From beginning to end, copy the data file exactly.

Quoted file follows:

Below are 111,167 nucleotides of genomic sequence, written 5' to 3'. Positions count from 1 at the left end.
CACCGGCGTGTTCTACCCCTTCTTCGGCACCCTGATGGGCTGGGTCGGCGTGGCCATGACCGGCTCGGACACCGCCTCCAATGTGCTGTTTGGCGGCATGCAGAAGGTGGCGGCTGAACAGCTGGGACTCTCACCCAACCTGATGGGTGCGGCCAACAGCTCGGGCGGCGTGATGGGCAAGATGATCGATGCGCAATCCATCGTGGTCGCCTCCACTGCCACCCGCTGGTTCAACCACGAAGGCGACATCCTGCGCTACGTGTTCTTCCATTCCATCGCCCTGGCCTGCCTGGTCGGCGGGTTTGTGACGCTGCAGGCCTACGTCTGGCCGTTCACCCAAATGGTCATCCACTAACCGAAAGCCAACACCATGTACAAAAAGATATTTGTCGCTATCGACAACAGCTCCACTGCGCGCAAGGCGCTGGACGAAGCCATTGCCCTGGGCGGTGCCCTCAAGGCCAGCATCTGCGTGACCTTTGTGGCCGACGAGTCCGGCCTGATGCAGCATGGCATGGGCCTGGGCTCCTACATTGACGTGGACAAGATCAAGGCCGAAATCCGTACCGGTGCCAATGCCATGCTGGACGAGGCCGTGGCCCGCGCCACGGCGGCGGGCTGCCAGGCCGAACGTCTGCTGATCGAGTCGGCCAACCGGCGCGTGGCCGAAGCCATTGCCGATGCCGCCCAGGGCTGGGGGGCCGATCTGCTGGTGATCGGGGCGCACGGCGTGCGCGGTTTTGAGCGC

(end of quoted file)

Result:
Below are 111,167 nucleotides of genomic sequence, written 5' to 3'. Positions count from 1 at the left end.
CACCGGCGTGTTCTACCCCTTCTTCGGCACCCTGATGGGCTGGGTCGGCGTGGCCATGACCGGCTCGGACACCGCCTCCAATGTGCTGTTTGGCGGCATGCAGAAGGTGGCGGCTGAACAGCTGGGACTCTCACCCAACCTGATGGGTGCGGCCAACAGCTCGGGCGGCGTGATGGGCAAGATGATCGATGCGCAATCCATCGTGGTCGCCTCCACTGCCACCCGCTGGTTCAACCACGAAGGCGACATCCTGCGCTACGTGTTCTTCCATTCCATCGCCCTGGCCTGCCTGGTCGGCGGGTTTGTGACGCTGCAGGCCTACGTCTGGCCGTTCACCCAAATGGTCATCCACTAACCGAAAGCCAACACCATGTACAAAAAGATATTTGTCGCTATCGACAACAGCTCCACTGCGCGCAAGGCGCTGGACGAAGCCATTGCCCTGGGCGGTGCCCTCAAGGCCAGCATCTGCGTGACCTTTGTGGCCGACGAGTCCGGCCTGATGCAGCATGGCATGGGCCTGGGCTCCTACATTGACGTGGACAAGATCAAGGCCGAAATCCGTACCGGTGCCAATGCCATGCTGGACGAGGCCGTGGCCCGCGCCACGGCGGCGGGCTGCCAGGCCGAACGTCTGCTGATCGAGTCGGCCAACCGGCGCGTGGCCGAAGCCATTGCCGATGCCGCCCAGGGCTGGGGGGCCGATCTGCTGGTGATCGGGGCGCACGGCGTGCGCGGTTTTGAGCGC